Art Design Chicago's Busy October


At EXPO CHICAGO last weekend, I realized that it was a year ago that we started first hearing about Art Design Chicago's many plans for 2018. What began as a clever, interactive marketing campaign spearheaded by the smart-pants creatives at Leo Burnett, has grown into a smart and engaging lineup of collaborative public programming that has lasted all year long.

Now that we find ourselves in October already,  and we long-ago solved those marketing teases we first saw at EXPO in 2017, we can't overlook all there is still to do, thanks to ADC. This month alone there is a full slate to experience, as six new exhibitions open at cultural institutions across the city and beyond, exploring topics such as product design, mid-century art deco, Chicago bicycle culture, and much more.

Some upcoming exhibition and event highlights are listed below. Go check these amazing shows out soon. As indicated by the Smart Museum's current Art Design Chicago exhibition title, the time is now! 


October 13: Diasporal Rhythms Home Tour

Take a peek inside the homes of collectors of artworks by members of the African Diaspora. Chicago-based artists include Juarez Hawkins, Marva Lee Pitchford Jolly, Faheem Majeed, Joyce Owens, Felicia Grant Preston, and more. 


October 17: Music at the 1893 World's Fair

What role did music play at the World’s Columbian Exposition of 1893? Stop by the Newberry Library (it just completed a major renovation!) for a special musical performance featuring original compositions written for and performed at the Fair in the late 19th century, then stroll through the accompanying exhibition Pictures from an Exposition: Visualizing the 1893 World's Fair.


Block Cinema Film Series

The Block Museum of Art offers a film series showcasing the artistry of the Chicago design firm Goldsholl & Associates, including screenings of mid-century film experiments and advertising campaigns, á la Mad Men.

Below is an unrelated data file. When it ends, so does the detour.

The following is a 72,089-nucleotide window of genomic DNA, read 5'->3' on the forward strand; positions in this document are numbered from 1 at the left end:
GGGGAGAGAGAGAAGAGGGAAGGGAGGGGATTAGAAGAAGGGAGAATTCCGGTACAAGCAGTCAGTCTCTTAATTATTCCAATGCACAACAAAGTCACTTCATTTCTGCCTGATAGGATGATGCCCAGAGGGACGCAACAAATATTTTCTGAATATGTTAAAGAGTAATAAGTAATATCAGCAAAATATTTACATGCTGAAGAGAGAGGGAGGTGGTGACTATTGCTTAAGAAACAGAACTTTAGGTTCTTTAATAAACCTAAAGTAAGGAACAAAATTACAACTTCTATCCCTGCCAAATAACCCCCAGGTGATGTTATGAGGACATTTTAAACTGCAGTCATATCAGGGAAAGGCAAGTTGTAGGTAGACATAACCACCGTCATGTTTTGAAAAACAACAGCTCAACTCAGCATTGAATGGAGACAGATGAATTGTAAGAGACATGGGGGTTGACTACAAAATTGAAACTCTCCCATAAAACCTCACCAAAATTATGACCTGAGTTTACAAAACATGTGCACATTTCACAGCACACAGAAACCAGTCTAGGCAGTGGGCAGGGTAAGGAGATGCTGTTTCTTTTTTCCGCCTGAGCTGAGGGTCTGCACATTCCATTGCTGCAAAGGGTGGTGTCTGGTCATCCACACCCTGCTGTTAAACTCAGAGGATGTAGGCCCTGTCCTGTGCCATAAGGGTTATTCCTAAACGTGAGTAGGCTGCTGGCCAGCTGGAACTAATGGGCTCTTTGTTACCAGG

In the 1950s, Chicago-based design firm Goldsholl Design Associates made a name for itself with innovative "designs-in-film." Headed by Morton and Millie Goldsholl, the studio produced television spots, films, trademarks, corporate identities, and print advertisements for international corporations like Kimberly-Clark, Motorola, and 7-Up. Although they were compared to some of the most celebrated design firms of the day, the Goldsholls and their designers are relatively unknown today. Opening in September 2018, the Block Museum’s exhibition Up is Down: Mid-Century Experimentation in Advertising and Film at the Goldsholl Studio reexamines the innovative work of Goldsholl and Associates and its national impact.


AfriCOBRA 50

At Kavi Gupta Gallery, through November 24 at the gallery's 219 N Elizabeth St. location.

AfriCOBRA (African Commune of Bad Relevant Artists) is the influential black artist collective that defined the visual aesthetic of the Black Arts Movement of the 1960s and 70s. In commemoration of the 50th anniversary of its founding in Chicago, this exhibition presents works by the five original members—Gerald Williams, Wadsworth Jarrell, Jae Jarrell, Jeff Donaldson, and Barbara Jones-Hogu—as well as a select group of their peers.


Break A Rule: Ed Paschke’s Art and Teaching

Block Museum of Art, Northwestern University, now through December 9.

Ed Paschke is celebrated as one of the leading Chicago Imagists, a group of artists who emerged in the late 1960s with an expressive style of figurative painting rooted in Surrealism, outsider art, and popular culture. Less is known of his almost 30 years teaching art and artists at Northwestern University. This show celebrates his legacy as an educator with artworks by Paschke alongside his teaching material from the Northwestern University Archives and generous loans from Marc and Sharon Paschke.  


Yasuhiro Ishimoto: SomedaY Chicago

At DePaul Art Museum, now through December 16

Yasuhiro Ishimoto: Someday, Chicago examines the work of American-born photographer Yasuhiro Ishimoto (1921–2012) through the lens of Chicago, where Ishimoto lived for nearly a decade and where he would continue to return throughout his life. Celebrated by many as one of the most influential photographers of Japan in the 20th century, Ishimoto also maintained deep ties to his adopted home city where he arrived in 1945 after having been interned during World War II. It was in Chicago that he first developed his uniquely modernist vision—both at the historic Institute of Design (ID) in dialogue with László Moholy-Nagy, Harry Callahan, Aaron Siskind, and other teachers there; and in the city’s streets, where he captured changes reflective of broader societal shifts happening across the United States.